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Season Extension with High Tunnels online course starts March 1

The Northeast Beginning Farmers Project is offering Season Extension with High Tunnels as one of its online courses this season.

The six-week course runs from March 1 to April 3 under the tutelage of co-instructors:

  • Jud Reid, regional vegetable specialist with the CCE Cornell Vegetable Program.
  • Crystal Stewart, regional vegetable specialist with the CCE Eastern New York Commercial Horticulture Program.

By the end of the course, you’ll have the knowledge you need to:

  • Complete a basic site assessment and know when to bring in experts to discuss site limitations
  • Make decisions to improve or maintain their soil health and fertility in the tunnel
  • Select an appropriate high tunnel structure for their site, climate, and production needs
  • Select and grow appropriate cold and/or warm season crops for the tunnel
  • Employ pest control and trouble-shooting strategies for high tunnels
  • Decide if high tunnels make economic, environmental, and social sense on the farm

Fee for this course is $250. Sign up a month or more in advance of the start date and receive $25 off. Sign up for three or more courses and received $50 off your total.

Read more and register.

Greenhouse/High Tunnel Vegetable IPM webinars coming in February and March

From Betsy Lamb, NYS Integrated Pest Management Program:

Save the Dates!  We want to be on your calendars for the New Year!

We will be holding a series of short webinars on Greenhouse/High Tunnel Vegetable IPM on Thursdays from 12-1 in February and March.  The intent is for each topic to be briefly covered and then followed by discussion:

  • Feb 2: Introduction to the project
  • Feb 9 and Feb 16: Basics of light, water fertility, media as they relate to pest management
  • Feb 23: Vegetable crop production in greenhouses and high tunnels
  • Mar 2: Disease management in greenhouses and high tunnels
  • Mar 9: Insect management in greenhouses and high tunnels
  • Mar 16: Weed management in greenhouses and high tunnels, especially in winter production
  • Mar 23: How to write/use an IPM plan

Zoom information for each webinar will be coming soon.   All webinars will be recorded in case you can’t attend in person.

During the week of April 24 we will hold a training session in Geneva to follow up on these webinars. More information to follow on that, too.

We will advertise these programs broadly but if you want to be sure to be included in any future emails, please let me know:

Tomato production in high tunnels workshop Sept. 10

high stakes banner

High stakes: Tomato production in hoop houses

Hosted by Dilmun Hill Student Organic Farm, Cornell University, Ithaca, N.Y.

Saturday September 10 at 10:30 AM – 11:30 AM

Extending the New York growing season with unheated greenhouses (also called high tunnels or hoop houses) is a growing technology with organic vegetable farmers. At this workshop led by one of Cornell Cooperative Extension’s vegetable specialists, we will discuss the production of tomatoes in high tunnels, strategies to manage soil and plant nutrient levels, tomato disease management, and other topics in Dilmun Hill’s new moveable high tunnel. All knowledge and experience levels are welcome.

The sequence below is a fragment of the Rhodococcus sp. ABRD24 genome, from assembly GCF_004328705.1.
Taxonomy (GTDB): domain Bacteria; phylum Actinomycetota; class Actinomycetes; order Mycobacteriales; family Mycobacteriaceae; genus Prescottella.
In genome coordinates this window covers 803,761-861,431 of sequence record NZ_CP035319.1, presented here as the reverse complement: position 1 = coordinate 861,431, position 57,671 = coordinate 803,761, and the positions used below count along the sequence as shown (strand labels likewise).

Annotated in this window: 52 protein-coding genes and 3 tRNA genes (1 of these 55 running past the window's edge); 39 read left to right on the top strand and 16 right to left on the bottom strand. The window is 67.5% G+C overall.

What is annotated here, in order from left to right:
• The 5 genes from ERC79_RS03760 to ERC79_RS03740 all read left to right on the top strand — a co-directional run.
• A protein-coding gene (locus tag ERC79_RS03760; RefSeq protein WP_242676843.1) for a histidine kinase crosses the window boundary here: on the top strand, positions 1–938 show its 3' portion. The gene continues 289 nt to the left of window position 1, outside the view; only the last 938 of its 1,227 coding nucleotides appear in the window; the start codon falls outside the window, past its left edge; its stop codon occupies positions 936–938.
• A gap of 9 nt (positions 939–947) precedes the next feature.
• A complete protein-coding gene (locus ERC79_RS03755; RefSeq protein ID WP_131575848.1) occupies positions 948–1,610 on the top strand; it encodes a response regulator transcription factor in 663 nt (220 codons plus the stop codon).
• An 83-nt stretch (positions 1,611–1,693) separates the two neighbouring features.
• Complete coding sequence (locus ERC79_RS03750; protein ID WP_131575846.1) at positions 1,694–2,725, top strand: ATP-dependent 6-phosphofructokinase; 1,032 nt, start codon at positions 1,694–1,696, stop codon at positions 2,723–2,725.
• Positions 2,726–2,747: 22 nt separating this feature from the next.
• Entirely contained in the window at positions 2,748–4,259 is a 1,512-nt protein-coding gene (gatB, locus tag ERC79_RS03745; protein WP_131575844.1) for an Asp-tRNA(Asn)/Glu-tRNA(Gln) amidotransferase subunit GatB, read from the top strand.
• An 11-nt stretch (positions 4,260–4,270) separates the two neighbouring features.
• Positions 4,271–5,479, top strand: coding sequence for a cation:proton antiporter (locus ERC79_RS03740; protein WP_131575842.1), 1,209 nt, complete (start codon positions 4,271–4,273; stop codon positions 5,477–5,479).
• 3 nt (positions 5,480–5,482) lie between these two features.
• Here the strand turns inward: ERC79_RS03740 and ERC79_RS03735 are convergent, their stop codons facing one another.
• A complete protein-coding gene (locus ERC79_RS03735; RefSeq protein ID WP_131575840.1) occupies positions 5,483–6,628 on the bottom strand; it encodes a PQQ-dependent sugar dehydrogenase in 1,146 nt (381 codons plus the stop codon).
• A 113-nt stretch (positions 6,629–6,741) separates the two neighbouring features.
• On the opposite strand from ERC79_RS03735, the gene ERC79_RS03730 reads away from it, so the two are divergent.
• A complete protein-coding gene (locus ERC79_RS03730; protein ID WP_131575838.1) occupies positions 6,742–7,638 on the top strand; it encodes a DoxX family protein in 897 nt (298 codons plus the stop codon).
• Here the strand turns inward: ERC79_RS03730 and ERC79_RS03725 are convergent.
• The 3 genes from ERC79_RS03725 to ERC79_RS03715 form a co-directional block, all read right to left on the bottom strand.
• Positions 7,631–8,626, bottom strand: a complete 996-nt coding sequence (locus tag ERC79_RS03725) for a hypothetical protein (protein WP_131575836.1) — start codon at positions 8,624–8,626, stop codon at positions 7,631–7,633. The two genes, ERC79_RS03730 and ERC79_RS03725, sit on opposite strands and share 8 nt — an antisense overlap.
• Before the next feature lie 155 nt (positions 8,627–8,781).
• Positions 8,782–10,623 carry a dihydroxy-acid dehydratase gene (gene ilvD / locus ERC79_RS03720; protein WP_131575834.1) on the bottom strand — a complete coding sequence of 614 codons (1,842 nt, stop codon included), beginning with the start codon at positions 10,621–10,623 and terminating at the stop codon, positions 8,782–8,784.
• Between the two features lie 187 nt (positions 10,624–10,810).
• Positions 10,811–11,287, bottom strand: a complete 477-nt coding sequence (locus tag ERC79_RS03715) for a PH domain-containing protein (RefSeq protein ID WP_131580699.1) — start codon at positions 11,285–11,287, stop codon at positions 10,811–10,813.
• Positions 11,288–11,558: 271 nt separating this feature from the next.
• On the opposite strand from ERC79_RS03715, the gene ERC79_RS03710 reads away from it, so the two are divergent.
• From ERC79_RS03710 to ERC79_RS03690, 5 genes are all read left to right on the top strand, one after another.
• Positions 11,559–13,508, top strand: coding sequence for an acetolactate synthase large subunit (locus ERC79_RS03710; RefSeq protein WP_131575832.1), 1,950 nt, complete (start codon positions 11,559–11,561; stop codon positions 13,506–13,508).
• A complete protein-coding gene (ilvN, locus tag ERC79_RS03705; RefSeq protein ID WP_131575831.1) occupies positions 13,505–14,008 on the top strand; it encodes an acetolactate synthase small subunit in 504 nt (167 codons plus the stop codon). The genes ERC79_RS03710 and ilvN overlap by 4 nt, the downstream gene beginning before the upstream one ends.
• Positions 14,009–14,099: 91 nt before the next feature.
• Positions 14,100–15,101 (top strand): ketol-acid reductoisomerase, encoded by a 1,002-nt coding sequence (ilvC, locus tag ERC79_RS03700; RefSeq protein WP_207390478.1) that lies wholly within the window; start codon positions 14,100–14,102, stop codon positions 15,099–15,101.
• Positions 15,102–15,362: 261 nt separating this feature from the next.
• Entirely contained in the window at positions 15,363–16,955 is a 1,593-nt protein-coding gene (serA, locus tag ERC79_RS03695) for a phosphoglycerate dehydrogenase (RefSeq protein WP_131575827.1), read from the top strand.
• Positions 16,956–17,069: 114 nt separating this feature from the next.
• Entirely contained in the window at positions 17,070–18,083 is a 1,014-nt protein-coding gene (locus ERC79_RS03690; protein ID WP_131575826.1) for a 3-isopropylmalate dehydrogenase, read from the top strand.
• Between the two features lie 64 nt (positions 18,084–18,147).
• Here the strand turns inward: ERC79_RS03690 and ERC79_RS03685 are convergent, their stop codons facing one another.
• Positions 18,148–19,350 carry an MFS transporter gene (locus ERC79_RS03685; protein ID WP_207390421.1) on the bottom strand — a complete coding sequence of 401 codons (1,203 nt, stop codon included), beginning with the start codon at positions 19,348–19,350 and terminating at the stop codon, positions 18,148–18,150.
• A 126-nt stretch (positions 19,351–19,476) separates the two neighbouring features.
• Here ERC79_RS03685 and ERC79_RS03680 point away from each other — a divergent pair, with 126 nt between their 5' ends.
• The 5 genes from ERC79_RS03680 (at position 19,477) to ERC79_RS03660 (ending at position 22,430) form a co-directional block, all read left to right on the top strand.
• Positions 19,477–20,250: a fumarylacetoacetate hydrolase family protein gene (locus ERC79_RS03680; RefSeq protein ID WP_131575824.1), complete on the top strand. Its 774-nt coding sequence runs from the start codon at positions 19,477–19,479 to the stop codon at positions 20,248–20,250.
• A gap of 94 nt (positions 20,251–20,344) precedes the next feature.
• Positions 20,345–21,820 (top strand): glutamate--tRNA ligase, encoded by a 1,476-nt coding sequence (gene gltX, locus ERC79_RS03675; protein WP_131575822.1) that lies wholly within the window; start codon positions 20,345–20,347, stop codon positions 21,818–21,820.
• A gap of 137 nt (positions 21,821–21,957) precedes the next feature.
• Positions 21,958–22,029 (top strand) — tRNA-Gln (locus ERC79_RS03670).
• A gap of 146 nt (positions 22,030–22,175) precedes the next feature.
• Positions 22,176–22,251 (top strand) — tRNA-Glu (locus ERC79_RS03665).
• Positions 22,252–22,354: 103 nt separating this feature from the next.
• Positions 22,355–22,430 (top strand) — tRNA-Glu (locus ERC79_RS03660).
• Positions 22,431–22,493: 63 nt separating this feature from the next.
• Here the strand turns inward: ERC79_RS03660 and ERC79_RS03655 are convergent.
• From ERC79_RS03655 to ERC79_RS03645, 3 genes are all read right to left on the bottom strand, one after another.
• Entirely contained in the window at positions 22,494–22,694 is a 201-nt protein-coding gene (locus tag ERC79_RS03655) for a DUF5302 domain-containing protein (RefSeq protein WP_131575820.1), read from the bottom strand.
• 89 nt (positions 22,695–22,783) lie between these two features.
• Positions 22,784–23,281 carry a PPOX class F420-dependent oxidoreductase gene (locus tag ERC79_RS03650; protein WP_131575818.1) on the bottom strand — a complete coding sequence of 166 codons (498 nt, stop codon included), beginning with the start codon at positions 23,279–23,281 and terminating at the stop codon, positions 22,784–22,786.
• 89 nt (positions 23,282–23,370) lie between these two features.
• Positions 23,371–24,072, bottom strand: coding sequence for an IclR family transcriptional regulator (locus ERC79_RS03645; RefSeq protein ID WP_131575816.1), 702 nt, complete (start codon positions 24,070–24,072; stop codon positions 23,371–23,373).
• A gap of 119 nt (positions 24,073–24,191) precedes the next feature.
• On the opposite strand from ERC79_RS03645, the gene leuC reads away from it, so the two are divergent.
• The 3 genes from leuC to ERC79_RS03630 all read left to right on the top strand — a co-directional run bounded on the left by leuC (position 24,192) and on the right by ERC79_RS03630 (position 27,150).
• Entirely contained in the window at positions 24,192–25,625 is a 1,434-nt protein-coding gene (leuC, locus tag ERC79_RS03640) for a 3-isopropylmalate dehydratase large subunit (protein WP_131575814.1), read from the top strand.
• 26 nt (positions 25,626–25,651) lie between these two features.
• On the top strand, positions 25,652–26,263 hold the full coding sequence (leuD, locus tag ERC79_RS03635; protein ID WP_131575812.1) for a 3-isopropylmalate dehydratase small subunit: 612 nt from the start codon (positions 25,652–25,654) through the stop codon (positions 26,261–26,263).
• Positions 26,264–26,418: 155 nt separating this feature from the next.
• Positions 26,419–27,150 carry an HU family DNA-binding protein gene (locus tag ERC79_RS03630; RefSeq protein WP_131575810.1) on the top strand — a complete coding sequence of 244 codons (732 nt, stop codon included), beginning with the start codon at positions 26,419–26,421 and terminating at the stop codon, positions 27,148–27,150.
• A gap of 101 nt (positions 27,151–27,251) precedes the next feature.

More info.

NOFA-NY field day features high tunnels, July 14,

Long Term High Tunnel Soil Health and Nutrient Management for Tomato Production 

Thursday, July 14, 6:00–8:00pm
Location: Obercreek Farm, 59 Marlorville Rd, Wappingers Falls, NY 12590 (Dutchess County)

Come and learn how to manage your high tunnel for longterm success by maintaining and improving soil health and fertility, controlling pests and disease, and ensuring profi table yields and excellent quality. We’ll dig into these topics with a focus on tomato production. Registration fees are $15/person or $25 for two or more people/farm. This event is sponsored by NOFA-NY through the NVFVI High Tunnel grant.

More information about this and other NOFA-NY field days.


High Tunnel Pest and Disease Management Field Day Aug. 2

How can you manage your tunnel to limit losses due to pests and disease? This free field day will start with identification of common high tunnel pests and diseases and effective organic control strategies, including spraying.

Andy Fellenz, with support from NE-SARE, has developed and will demonstrate a boom-style high tunnel sprayer, as well as discuss the proper use of backpack and other relatively low pressure, low flow single-tip sprayers. Variety selection, rotation, cultural practices and spraying all have a place in the overall farm strategy.

Fellenz Family Farm received its certification for growing organic vegetables and fruits in Phelps, NY in 2005, and has been growing in high tunnels for more than 10 years. The event is sponsored by NE-SARE through a Farmer Grant. The Cornell Vegetable Program is cooperating with Fellenz Family Farm to bring you this event.

Registration and more information.

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